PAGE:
Bowie Mirror Hadden Hall, 1972, Photographer: Mick Rock
When I was seven or so I first encountered the Goblin King. With my older siblings huddled around me, I sat cosily staring up at the box, utterly and instantly enthralled in ‘Labyrinth’ which, frankly, caters to everything I STILL croon wildly over today (fantasy genre / music / gender fluidity)
I still so vividly recall the moment he appeared on screen, and the immediate connection and fascination I felt upon seeing him(?!) in his grey skins and black boots. I had never before encountered a creature like this. Naturally, I knew it was true love, and that my kindergarten boyfriend Steven now meant very little in the grand scheme of my important fairy life. My little wide eyes were glued to the screen in an almost hypnotic fixation. I think a sibling told me to stop inching closer and closer toward the TV as it was distracting. I remember holding my breath and pulling my dressing gown tightly around my tiny frame.
He. Was. MAGIC.
And that, at the ripe age of seven, is how I insightfully concluded what romantic love must be. What it must feel like for teenagers kissing in parks afterhours and formally gross married grownup sorts. Ridiculous? Maybe. But I maintain, every real romantic affair I’ve encountered since I assure you, I’ve felt the very same stir. (I’d like to take this moment to point out my brother thinking that coming to my 21st dressed as said Goblin King, the pinup for my sexual awakening, would be a sweet gesture was actually, unbeknown to him, a very confusing and confronting time for me. But I digress..)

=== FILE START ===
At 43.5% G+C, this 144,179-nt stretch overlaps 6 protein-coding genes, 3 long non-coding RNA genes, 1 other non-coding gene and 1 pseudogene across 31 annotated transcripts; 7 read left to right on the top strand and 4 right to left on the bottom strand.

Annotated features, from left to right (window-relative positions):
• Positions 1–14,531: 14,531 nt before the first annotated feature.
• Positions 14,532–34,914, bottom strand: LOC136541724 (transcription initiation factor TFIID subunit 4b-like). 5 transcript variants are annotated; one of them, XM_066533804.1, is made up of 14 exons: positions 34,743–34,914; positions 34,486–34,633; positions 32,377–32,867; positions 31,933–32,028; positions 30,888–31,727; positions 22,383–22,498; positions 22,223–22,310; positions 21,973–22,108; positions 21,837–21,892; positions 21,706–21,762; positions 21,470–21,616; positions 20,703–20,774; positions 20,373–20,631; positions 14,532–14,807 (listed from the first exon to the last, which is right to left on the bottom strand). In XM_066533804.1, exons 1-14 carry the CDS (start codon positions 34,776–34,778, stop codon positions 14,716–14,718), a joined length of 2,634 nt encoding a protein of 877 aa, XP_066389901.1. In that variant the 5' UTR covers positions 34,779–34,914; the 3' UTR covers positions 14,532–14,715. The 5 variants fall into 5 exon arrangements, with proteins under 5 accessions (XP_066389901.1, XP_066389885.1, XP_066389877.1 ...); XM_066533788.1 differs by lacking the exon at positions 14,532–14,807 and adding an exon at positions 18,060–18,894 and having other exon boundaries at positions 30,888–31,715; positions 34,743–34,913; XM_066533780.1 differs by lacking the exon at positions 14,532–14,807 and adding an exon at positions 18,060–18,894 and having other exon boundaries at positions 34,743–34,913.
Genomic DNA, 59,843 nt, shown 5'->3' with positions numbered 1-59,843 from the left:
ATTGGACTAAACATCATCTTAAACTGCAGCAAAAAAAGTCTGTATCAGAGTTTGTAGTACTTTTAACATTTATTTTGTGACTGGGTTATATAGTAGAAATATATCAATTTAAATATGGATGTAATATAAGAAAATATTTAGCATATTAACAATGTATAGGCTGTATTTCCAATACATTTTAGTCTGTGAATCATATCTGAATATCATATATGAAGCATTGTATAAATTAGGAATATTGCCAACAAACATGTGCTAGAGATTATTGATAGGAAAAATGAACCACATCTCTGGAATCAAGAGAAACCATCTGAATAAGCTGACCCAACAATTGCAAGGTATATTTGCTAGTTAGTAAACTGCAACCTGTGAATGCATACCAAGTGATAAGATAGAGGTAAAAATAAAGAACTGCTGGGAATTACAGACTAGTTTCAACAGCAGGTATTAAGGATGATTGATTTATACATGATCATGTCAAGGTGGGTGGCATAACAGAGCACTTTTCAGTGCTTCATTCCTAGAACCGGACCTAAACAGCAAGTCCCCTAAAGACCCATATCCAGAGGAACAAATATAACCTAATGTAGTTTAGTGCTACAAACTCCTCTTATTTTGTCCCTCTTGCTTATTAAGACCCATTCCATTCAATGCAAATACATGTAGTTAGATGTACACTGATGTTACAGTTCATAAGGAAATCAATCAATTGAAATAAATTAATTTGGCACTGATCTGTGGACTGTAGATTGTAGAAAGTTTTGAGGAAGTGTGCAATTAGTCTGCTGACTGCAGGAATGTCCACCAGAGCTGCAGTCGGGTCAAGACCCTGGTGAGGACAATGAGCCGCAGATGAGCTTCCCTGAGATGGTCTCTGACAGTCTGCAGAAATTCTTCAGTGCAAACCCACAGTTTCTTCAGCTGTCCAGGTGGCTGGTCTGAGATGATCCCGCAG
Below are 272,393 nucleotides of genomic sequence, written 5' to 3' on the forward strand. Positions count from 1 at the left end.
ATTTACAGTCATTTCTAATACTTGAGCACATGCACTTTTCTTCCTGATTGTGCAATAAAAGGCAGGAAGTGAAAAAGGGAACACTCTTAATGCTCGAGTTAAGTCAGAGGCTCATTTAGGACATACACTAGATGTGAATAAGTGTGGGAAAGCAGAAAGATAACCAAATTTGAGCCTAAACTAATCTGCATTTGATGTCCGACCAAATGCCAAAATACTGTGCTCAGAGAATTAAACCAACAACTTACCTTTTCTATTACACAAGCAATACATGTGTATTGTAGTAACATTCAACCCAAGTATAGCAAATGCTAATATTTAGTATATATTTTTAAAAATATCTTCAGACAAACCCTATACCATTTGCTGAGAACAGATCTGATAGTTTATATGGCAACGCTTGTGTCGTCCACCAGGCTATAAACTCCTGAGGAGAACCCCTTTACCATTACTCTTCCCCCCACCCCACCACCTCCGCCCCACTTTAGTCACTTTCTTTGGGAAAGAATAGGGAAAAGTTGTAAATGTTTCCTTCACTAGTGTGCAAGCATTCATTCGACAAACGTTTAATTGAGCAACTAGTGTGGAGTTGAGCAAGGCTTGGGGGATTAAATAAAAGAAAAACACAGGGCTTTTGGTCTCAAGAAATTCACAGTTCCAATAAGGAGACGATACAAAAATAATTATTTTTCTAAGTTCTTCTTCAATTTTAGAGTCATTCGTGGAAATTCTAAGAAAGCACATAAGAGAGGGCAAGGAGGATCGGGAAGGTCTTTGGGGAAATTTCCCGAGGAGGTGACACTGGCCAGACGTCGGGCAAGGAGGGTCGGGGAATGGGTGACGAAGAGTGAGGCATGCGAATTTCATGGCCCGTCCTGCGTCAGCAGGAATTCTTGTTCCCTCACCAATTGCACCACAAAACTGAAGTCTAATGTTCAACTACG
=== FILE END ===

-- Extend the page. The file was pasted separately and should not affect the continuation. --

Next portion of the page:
Some short years later, perhaps no more than two, sitting in the car with Mum, a melody trickled through the Tarago’s questionable speaker system. Despite the lack of audio clarity, I felt a distant yet familiar shiver rush up my spine; the same flood of euphoric magic washed over my body like cold lava and I was again, utterly transfixed. When the magic eerily ceased and I returned to planet earth and my body, now rigid and alert in the front seat, the presenters deep, crackly voice mumbled nonchalantly ‘And that was Space Oddity, by David Bowie’.
Bowie. Bowie. Bowie.
I repeated it silently in my head determined to learn more about this encapsulating voice. Another magic offering from the world I was still getting to know and hadn’t found my feet in just yet. I can’t remember how it all fell into place exactly, I was only ten or so, but when the realisation occurred that MY Goblin King and the man with the moon magic voice on the radio was one and the same, it blew my tiny mind into a million star dust pieces. And that was it.
From that day on my relationship (Yes, relationship) with Bowie has been a constant and a joy. A bold and proud obsession that has made birthday gifting very simple for those that know me well. My twenty plus year exploration into his art and work on all platforms has inspired me in almost every way, connected however loosely to so many creative pursuits and concepts and perhaps even fashion sense on more than one occasion. He also reminded me it was okay to be different. That outside my suburban door there was a world full of wonder. That being odd, or unusual could even be celebrated.
I am so beyond grateful that I’ve seen him perform in my lifetime, and thrilled that he was here on planet earth for the release date of his new record, which I had the joy of listening to just this weekend past, and now feel I understand on a whole other level.
Planet earth is blue, and there’s nothing I can do.
All my love to you my fae blooded Starman. Thank you for sharing your magic with the world, and inspiring pixie children like me across the hazy globe.
Indeed, you blew my mind. ~.. *
Image source unknown
2 responses to Ode to He; Bowie. A love letter of sorts <3 ..
You write so beautifully about such beautiful things. Thank you for sharing your magical heart. xx
Thank you beautiful woman! x